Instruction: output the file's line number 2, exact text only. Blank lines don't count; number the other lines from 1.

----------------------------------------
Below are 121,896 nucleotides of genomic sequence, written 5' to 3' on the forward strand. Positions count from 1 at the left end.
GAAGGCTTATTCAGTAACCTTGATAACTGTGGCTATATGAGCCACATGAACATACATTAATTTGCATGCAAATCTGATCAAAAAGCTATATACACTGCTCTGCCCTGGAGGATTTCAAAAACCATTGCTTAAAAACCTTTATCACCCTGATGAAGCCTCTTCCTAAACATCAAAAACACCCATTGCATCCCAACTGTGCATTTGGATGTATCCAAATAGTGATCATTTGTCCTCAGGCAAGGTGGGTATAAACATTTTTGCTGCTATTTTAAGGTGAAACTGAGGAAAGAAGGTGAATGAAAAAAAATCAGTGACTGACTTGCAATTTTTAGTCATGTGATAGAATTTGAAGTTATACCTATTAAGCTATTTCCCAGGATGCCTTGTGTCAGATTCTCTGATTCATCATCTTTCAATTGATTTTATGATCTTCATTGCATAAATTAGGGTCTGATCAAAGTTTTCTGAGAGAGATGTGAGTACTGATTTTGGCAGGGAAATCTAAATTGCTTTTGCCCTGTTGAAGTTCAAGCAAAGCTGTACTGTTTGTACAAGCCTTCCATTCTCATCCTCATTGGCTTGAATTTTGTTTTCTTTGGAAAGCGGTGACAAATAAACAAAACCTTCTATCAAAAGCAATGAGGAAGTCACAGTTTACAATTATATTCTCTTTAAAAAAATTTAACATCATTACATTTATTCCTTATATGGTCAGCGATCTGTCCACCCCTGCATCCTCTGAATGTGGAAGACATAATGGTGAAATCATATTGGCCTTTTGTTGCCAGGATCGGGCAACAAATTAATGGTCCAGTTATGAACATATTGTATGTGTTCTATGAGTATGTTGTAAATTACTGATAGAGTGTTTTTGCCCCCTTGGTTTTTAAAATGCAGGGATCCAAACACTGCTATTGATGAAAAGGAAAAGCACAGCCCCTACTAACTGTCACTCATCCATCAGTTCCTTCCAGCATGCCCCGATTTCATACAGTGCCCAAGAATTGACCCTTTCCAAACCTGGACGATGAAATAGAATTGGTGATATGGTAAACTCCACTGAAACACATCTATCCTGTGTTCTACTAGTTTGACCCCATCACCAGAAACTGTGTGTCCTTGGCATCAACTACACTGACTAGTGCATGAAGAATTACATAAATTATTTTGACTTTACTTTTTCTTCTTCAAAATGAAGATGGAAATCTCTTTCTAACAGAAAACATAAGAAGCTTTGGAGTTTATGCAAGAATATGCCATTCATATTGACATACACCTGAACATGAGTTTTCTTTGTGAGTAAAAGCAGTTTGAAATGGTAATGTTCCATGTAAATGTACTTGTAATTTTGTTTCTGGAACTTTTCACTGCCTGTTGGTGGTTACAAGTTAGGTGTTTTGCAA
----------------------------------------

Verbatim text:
GAAGGCTTATTCAGTAACCTTGATAACTGTGGCTATATGAGCCACATGAACATACATTAATTTGCATGCAAATCTGATCAAAAAGCTATATACACTGCTCTGCCCTGGAGGATTTCAAAAACCATTGCTTAAAAACCTTTATCACCCTGATGAAGCCTCTTCCTAAACATCAAAAACACCCATTGCATCCCAACTGTGCATTTGGATGTATCCAAATAGTGATCATTTGTCCTCAGGCAAGGTGGGTATAAACATTTTTGCTGCTATTTTAAGGTGAAACTGAGGAAAGAAGGTGAATGAAAAAAAATCAGTGACTGACTTGCAATTTTTAGTCATGTGATAGAATTTGAAGTTATACCTATTAAGCTATTTCCCAGGATGCCTTGTGTCAGATTCTCTGATTCATCATCTTTCAATTGATTTTATGATCTTCATTGCATAAATTAGGGTCTGATCAAAGTTTTCTGAGAGAGATGTGAGTACTGATTTTGGCAGGGAAATCTAAATTGCTTTTGCCCTGTTGAAGTTCAAGCAAAGCTGTACTGTTTGTACAAGCCTTCCATTCTCATCCTCATTGGCTTGAATTTTGTTTTCTTTGGAAAGCGGTGACAAATAAACAAAACCTTCTATCAAAAGCAATGAGGAAGTCACAGTTTACAATTATATTCTCTTTAAAAAAATTTAACATCATTACATTTATTCCTTATATGGTCAGCGATCTGTCCACCCCTGCATCCTCTGAATGTGGAAGACATAATGGTGAAATCATATTGGCCTTTTGTTGCCAGGATCGGGCAACAAATTAATGGTCCAGTTATGAACATATTGTATGTGTTCTATGAGTATGTTGTAAATTACTGATAGAGTGTTTTTGCCCCCTTGGTTTTTAAAATGCAGGGATCCAAACACTGCTATTGATGAAAAGGAAAAGCACAGCCCCTACTAACTGTCACTCATCCATCAGTTCCTTCCAGCATGCCCCGATTTCATACAGTGCCCAAGAATTGACCCTTTCCAAACCTGGACGATGAAATAGAATTGGTGATATGGTAAACTCCACTGAAACACATCTATCCTGTGTTCTACTAGTTTGACCCCATCACCAGAAACTGTGTGTCCTTGGCATCAACTACACTGACTAGTGCATGAAGAATTACATAAATTATTTTGACTTTACTTTTTCTTCTTCAAAATGAAGATGGAAATCTCTTTCTAACAGAAAACATAAGAAGCTTTGGAGTTTATGCAAGAATATGCCATTCATATTGACATACACCTGAACATGAGTTTTCTTTGTGAGTAAAAGCAGTTTGAAATGGTAATGTTCCATGTAAATGTACTTGTAATTTTGTTTCTGGAACTTTTCACTGCCTGTTGGTGGTTACAAGTTAGGTGTTTTGCAA